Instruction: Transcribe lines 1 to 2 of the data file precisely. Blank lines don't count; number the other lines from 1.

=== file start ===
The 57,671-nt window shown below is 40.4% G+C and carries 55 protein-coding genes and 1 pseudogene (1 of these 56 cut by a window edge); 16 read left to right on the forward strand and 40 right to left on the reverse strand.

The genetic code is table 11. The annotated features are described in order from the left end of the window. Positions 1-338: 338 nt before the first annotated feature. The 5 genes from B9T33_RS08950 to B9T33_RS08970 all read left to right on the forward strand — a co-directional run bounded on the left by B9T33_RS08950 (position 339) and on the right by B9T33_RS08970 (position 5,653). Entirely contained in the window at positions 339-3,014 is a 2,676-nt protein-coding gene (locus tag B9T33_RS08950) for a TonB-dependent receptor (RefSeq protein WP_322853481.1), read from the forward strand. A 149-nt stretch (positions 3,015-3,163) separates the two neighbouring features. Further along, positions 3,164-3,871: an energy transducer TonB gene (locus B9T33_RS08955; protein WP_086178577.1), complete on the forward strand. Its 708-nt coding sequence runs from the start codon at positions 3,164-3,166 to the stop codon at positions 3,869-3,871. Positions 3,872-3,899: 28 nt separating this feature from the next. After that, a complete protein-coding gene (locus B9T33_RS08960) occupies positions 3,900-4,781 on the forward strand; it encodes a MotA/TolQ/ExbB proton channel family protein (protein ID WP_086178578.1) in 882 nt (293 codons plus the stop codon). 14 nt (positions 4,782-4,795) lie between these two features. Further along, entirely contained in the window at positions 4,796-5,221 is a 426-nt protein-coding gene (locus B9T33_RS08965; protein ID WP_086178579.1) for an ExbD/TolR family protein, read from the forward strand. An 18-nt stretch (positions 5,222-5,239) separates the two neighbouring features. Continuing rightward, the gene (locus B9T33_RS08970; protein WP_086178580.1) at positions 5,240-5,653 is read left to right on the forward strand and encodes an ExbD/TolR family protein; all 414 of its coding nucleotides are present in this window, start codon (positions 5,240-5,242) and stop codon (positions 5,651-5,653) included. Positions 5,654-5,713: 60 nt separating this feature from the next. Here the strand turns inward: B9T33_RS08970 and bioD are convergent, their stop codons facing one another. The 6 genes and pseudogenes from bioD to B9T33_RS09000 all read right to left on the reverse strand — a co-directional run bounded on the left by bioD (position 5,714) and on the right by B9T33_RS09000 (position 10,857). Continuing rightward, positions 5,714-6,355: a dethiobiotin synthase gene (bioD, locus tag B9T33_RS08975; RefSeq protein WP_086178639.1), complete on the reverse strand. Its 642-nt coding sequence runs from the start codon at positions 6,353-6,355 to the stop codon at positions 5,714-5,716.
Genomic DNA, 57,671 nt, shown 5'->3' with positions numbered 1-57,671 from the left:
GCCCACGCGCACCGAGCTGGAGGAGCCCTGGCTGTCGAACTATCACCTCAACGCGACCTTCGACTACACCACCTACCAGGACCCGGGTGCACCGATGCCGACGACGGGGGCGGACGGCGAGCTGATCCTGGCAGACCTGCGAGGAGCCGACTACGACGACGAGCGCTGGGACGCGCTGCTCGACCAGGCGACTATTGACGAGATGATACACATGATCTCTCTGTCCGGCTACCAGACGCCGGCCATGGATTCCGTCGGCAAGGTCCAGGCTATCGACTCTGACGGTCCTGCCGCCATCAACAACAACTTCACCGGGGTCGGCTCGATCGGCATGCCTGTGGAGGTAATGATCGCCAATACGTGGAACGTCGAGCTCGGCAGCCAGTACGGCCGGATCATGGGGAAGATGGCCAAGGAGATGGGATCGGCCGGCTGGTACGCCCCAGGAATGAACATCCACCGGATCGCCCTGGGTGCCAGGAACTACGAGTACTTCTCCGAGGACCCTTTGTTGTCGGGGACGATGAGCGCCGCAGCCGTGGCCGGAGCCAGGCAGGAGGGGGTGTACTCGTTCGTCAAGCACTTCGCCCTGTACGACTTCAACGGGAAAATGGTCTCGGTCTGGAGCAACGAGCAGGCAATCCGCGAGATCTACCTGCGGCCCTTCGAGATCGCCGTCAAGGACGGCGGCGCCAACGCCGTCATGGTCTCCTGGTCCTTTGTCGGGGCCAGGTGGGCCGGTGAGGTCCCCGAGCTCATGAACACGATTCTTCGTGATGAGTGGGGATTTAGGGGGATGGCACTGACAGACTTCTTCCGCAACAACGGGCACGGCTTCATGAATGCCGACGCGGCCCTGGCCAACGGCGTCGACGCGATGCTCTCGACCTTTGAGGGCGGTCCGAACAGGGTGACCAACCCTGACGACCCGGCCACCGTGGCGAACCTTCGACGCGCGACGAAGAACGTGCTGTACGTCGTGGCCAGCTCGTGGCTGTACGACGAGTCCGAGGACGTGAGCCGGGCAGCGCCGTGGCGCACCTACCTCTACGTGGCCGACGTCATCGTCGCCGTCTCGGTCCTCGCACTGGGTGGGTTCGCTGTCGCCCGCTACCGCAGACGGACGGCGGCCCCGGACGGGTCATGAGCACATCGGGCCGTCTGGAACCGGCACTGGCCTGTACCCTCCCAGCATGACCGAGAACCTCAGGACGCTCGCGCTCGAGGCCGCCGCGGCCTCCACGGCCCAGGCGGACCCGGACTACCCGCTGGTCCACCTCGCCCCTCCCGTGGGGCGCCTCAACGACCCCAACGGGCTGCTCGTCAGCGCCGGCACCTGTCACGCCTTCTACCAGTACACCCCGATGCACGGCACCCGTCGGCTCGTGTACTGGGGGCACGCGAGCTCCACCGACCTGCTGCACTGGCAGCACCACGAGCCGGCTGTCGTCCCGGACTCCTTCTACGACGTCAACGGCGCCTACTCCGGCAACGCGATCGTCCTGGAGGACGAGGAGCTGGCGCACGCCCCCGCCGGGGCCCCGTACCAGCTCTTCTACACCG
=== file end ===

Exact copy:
The 57,671-nt window shown below is 40.4% G+C and carries 55 protein-coding genes and 1 pseudogene (1 of these 56 cut by a window edge); 16 read left to right on the forward strand and 40 right to left on the reverse strand.

The genetic code is table 11. The annotated features are described in order from the left end of the window. Positions 1-338: 338 nt before the first annotated feature. The 5 genes from B9T33_RS08950 to B9T33_RS08970 all read left to right on the forward strand — a co-directional run bounded on the left by B9T33_RS08950 (position 339) and on the right by B9T33_RS08970 (position 5,653). Entirely contained in the window at positions 339-3,014 is a 2,676-nt protein-coding gene (locus tag B9T33_RS08950) for a TonB-dependent receptor (RefSeq protein WP_322853481.1), read from the forward strand. A 149-nt stretch (positions 3,015-3,163) separates the two neighbouring features. Further along, positions 3,164-3,871: an energy transducer TonB gene (locus B9T33_RS08955; protein WP_086178577.1), complete on the forward strand. Its 708-nt coding sequence runs from the start codon at positions 3,164-3,166 to the stop codon at positions 3,869-3,871. Positions 3,872-3,899: 28 nt separating this feature from the next. After that, a complete protein-coding gene (locus B9T33_RS08960) occupies positions 3,900-4,781 on the forward strand; it encodes a MotA/TolQ/ExbB proton channel family protein (protein ID WP_086178578.1) in 882 nt (293 codons plus the stop codon). 14 nt (positions 4,782-4,795) lie between these two features. Further along, entirely contained in the window at positions 4,796-5,221 is a 426-nt protein-coding gene (locus B9T33_RS08965; protein ID WP_086178579.1) for an ExbD/TolR family protein, read from the forward strand. An 18-nt stretch (positions 5,222-5,239) separates the two neighbouring features. Continuing rightward, the gene (locus B9T33_RS08970; protein WP_086178580.1) at positions 5,240-5,653 is read left to right on the forward strand and encodes an ExbD/TolR family protein; all 414 of its coding nucleotides are present in this window, start codon (positions 5,240-5,242) and stop codon (positions 5,651-5,653) included. Positions 5,654-5,713: 60 nt separating this feature from the next. Here the strand turns inward: B9T33_RS08970 and bioD are convergent, their stop codons facing one another. The 6 genes and pseudogenes from bioD to B9T33_RS09000 all read right to left on the reverse strand — a co-directional run bounded on the left by bioD (position 5,714) and on the right by B9T33_RS09000 (position 10,857). Continuing rightward, positions 5,714-6,355: a dethiobiotin synthase gene (bioD, locus tag B9T33_RS08975; RefSeq protein WP_086178639.1), complete on the reverse strand. Its 642-nt coding sequence runs from the start codon at positions 6,353-6,355 to the stop codon at positions 5,714-5,716.